Financial Risk Planning
The first rule of thumb is to realize that your student loan is a loan, and you do end up paying it back with interest. Over the years I have seen way too many students using their student loan as free money. When planning your doctoral journey, it is a clever idea to plan around the financial flow that could successfully get you out of this debt in a reasonably defined time frame. Be realistic! Even if you are promised a job promotion upon completing your doctorate, know that graduating from your program is not always accompanied with a green windfall.
Those who choose the path of paying out of pocket as they go, have two key advantages over students who rely solely on student loans. First, paying out of pocket every semester painfully keeps you motivated to get the best bang for your buck. Secondly, your financial planning may allow you to pace yourself realistically through the program as guided by other factors in your personal life.
In cases where academically you are going strong, but are running low on personal finances, a mix of pocket funds and student loans can be an effective plan. In this format, you only rely on student loans just to avoid exhausting your pocket without sacrificing the momentum of your academic progress.
- Never repeat a course: Don’t waste time finding shortcuts around difficult courses. Immerse yourself in the material, learn, and pass it. Worst case scenario, if you think the course is too difficult for your current skill set, consider withdrawing within the add and drop period (at no cost), re-register in the course at a near future date and use the extra time that you have gained upfront to learn the material.
- Learn the skills needed to graduate: Invest your time to learn the ropes. You have ample time to learn through your coursework before you hit the dissertation phase. Learn how to write, edit, format, and run statistical analyses required for your research. Even if you spend a couple of hundred dollars learning these skills through external courses, it is way cheaper than hiring someone to do the job for you.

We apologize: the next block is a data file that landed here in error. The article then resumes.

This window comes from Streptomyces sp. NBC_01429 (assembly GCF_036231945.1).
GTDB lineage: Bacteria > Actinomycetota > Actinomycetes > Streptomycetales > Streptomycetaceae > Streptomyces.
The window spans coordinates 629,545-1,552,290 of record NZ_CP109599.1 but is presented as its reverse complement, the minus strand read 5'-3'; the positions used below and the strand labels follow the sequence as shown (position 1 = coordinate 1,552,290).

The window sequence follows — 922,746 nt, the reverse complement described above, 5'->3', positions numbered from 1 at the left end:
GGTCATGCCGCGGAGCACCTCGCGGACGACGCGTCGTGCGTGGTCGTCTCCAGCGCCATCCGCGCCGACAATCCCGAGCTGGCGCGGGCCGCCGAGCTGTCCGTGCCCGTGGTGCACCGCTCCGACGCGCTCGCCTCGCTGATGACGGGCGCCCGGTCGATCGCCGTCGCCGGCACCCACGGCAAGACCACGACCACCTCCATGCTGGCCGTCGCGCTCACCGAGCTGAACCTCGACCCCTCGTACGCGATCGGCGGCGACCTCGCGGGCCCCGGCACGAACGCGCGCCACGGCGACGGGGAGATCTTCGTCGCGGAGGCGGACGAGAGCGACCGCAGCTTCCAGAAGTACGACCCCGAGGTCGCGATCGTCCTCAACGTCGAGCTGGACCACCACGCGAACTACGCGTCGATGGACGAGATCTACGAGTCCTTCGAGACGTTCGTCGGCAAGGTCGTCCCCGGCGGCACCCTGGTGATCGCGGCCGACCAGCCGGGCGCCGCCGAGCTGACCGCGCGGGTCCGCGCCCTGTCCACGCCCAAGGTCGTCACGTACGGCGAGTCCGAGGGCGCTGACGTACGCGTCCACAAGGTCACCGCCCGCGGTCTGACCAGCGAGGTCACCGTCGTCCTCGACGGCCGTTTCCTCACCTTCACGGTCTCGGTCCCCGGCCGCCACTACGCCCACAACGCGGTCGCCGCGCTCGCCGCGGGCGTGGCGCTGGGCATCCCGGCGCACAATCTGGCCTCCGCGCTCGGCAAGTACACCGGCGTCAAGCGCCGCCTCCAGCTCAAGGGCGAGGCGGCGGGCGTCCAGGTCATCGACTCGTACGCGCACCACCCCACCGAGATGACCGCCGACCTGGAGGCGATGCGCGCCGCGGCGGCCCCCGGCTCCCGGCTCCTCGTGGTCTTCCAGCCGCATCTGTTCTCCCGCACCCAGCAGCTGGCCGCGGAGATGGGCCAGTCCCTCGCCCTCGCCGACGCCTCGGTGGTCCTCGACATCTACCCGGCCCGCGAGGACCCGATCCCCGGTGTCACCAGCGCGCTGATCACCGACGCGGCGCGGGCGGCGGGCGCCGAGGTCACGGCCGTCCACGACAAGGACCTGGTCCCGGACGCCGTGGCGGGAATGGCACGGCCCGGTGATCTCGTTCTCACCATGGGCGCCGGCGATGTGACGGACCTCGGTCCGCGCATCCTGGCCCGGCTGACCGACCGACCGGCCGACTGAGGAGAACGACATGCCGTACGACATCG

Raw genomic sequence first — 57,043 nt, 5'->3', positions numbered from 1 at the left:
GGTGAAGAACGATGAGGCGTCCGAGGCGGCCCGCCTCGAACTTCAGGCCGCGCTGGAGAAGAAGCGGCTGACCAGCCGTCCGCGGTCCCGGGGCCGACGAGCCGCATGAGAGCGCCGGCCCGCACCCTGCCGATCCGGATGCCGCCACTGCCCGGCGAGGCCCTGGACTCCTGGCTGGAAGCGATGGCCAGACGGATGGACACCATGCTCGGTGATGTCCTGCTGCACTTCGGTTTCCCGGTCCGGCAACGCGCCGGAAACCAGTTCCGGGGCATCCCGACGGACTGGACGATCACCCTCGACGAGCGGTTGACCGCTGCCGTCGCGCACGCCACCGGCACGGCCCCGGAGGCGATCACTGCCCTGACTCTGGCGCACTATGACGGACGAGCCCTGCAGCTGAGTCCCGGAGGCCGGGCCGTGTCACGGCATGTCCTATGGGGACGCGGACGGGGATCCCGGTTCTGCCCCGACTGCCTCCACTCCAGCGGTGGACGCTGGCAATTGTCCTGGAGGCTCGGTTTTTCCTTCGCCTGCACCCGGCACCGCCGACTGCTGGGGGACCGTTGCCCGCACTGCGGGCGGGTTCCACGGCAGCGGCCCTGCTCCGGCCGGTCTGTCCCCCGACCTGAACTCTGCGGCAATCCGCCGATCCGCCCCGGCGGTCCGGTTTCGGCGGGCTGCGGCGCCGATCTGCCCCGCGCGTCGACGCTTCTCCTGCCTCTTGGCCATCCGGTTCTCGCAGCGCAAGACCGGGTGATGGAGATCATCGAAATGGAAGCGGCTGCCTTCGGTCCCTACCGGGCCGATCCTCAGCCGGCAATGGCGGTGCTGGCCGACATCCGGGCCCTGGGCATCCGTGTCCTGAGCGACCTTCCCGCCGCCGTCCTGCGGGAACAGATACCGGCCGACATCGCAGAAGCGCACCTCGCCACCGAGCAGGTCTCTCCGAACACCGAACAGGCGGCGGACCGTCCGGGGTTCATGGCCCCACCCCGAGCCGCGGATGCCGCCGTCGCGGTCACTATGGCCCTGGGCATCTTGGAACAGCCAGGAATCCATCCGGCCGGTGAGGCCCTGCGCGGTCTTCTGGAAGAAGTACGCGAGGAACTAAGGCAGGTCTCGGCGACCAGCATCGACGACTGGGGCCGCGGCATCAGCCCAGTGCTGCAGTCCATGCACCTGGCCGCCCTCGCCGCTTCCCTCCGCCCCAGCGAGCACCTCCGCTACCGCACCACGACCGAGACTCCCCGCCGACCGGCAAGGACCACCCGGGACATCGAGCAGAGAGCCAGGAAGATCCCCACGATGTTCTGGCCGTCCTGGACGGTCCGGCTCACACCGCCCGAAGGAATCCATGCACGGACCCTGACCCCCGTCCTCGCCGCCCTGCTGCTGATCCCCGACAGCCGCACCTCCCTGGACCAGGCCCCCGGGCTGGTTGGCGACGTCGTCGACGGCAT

- Keep external help to a minimal: There is no reason why a doctoral should send her dissertation for formal editing (if required) more than once. Clean up your paper the best that you can and have the content approved by your committee and chair before sending it out for editing. Do not do major changes after you have paid an editor to clean up your paper.
- Design your research in a way where you can gather data yourself without paying companies for archival data. Likewise, if you are using survey instruments, you can save hundreds of dollars on license fee on commercial instruments, by reaching out to researchers who designed the survey and ask permission to use their instrument.
- A dissertation is nothing more than a process. Break your dissertation process into sizeable chunks, allocate a deadline with each portion, and systematically execute your plan to finish in time.